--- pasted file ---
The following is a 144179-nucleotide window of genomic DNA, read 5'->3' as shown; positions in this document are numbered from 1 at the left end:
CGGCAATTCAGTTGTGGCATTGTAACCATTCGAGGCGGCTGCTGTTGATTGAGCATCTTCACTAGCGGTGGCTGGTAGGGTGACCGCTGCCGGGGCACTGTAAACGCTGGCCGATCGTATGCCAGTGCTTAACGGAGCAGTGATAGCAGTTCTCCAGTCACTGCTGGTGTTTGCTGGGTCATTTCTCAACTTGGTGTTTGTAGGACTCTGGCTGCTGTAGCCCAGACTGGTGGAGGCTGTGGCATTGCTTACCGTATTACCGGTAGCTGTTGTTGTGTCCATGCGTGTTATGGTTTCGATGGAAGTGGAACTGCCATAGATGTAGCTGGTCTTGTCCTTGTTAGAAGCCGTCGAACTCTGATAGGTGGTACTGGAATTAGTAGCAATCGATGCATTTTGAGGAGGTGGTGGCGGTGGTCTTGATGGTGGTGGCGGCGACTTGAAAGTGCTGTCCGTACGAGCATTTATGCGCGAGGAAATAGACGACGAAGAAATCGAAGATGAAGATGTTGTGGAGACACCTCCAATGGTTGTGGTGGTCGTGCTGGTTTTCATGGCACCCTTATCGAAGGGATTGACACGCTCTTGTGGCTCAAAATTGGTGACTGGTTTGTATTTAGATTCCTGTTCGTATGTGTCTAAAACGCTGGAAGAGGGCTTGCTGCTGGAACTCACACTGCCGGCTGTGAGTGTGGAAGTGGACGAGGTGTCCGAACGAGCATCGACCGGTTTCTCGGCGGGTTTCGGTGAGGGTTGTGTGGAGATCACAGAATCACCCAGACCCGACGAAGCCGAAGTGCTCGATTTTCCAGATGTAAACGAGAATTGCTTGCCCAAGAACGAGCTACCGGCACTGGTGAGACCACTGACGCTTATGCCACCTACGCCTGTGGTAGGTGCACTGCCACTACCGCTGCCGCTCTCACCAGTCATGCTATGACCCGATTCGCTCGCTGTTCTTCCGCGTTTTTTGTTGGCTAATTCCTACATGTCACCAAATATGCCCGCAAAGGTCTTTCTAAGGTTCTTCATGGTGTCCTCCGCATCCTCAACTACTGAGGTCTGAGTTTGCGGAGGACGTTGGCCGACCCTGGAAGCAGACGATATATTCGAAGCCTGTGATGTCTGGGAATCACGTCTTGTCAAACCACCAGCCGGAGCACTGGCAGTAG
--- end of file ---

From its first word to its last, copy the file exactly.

The following is a 144179-nucleotide window of genomic DNA, read 5'->3' as shown; positions in this document are numbered from 1 at the left end:
CGGCAATTCAGTTGTGGCATTGTAACCATTCGAGGCGGCTGCTGTTGATTGAGCATCTTCACTAGCGGTGGCTGGTAGGGTGACCGCTGCCGGGGCACTGTAAACGCTGGCCGATCGTATGCCAGTGCTTAACGGAGCAGTGATAGCAGTTCTCCAGTCACTGCTGGTGTTTGCTGGGTCATTTCTCAACTTGGTGTTTGTAGGACTCTGGCTGCTGTAGCCCAGACTGGTGGAGGCTGTGGCATTGCTTACCGTATTACCGGTAGCTGTTGTTGTGTCCATGCGTGTTATGGTTTCGATGGAAGTGGAACTGCCATAGATGTAGCTGGTCTTGTCCTTGTTAGAAGCCGTCGAACTCTGATAGGTGGTACTGGAATTAGTAGCAATCGATGCATTTTGAGGAGGTGGTGGCGGTGGTCTTGATGGTGGTGGCGGCGACTTGAAAGTGCTGTCCGTACGAGCATTTATGCGCGAGGAAATAGACGACGAAGAAATCGAAGATGAAGATGTTGTGGAGACACCTCCAATGGTTGTGGTGGTCGTGCTGGTTTTCATGGCACCCTTATCGAAGGGATTGACACGCTCTTGTGGCTCAAAATTGGTGACTGGTTTGTATTTAGATTCCTGTTCGTATGTGTCTAAAACGCTGGAAGAGGGCTTGCTGCTGGAACTCACACTGCCGGCTGTGAGTGTGGAAGTGGACGAGGTGTCCGAACGAGCATCGACCGGTTTCTCGGCGGGTTTCGGTGAGGGTTGTGTGGAGATCACAGAATCACCCAGACCCGACGAAGCCGAAGTGCTCGATTTTCCAGATGTAAACGAGAATTGCTTGCCCAAGAACGAGCTACCGGCACTGGTGAGACCACTGACGCTTATGCCACCTACGCCTGTGGTAGGTGCACTGCCACTACCGCTGCCGCTCTCACCAGTCATGCTATGACCCGATTCGCTCGCTGTTCTTCCGCGTTTTTTGTTGGCTAATTCCTACATGTCACCAAATATGCCCGCAAAGGTCTTTCTAAGGTTCTTCATGGTGTCCTCCGCATCCTCAACTACTGAGGTCTGAGTTTGCGGAGGACGTTGGCCGACCCTGGAAGCAGACGATATATTCGAAGCCTGTGATGTCTGGGAATCACGTCTTGTCAAACCACCAGCCGGAGCACTGGCAGTAG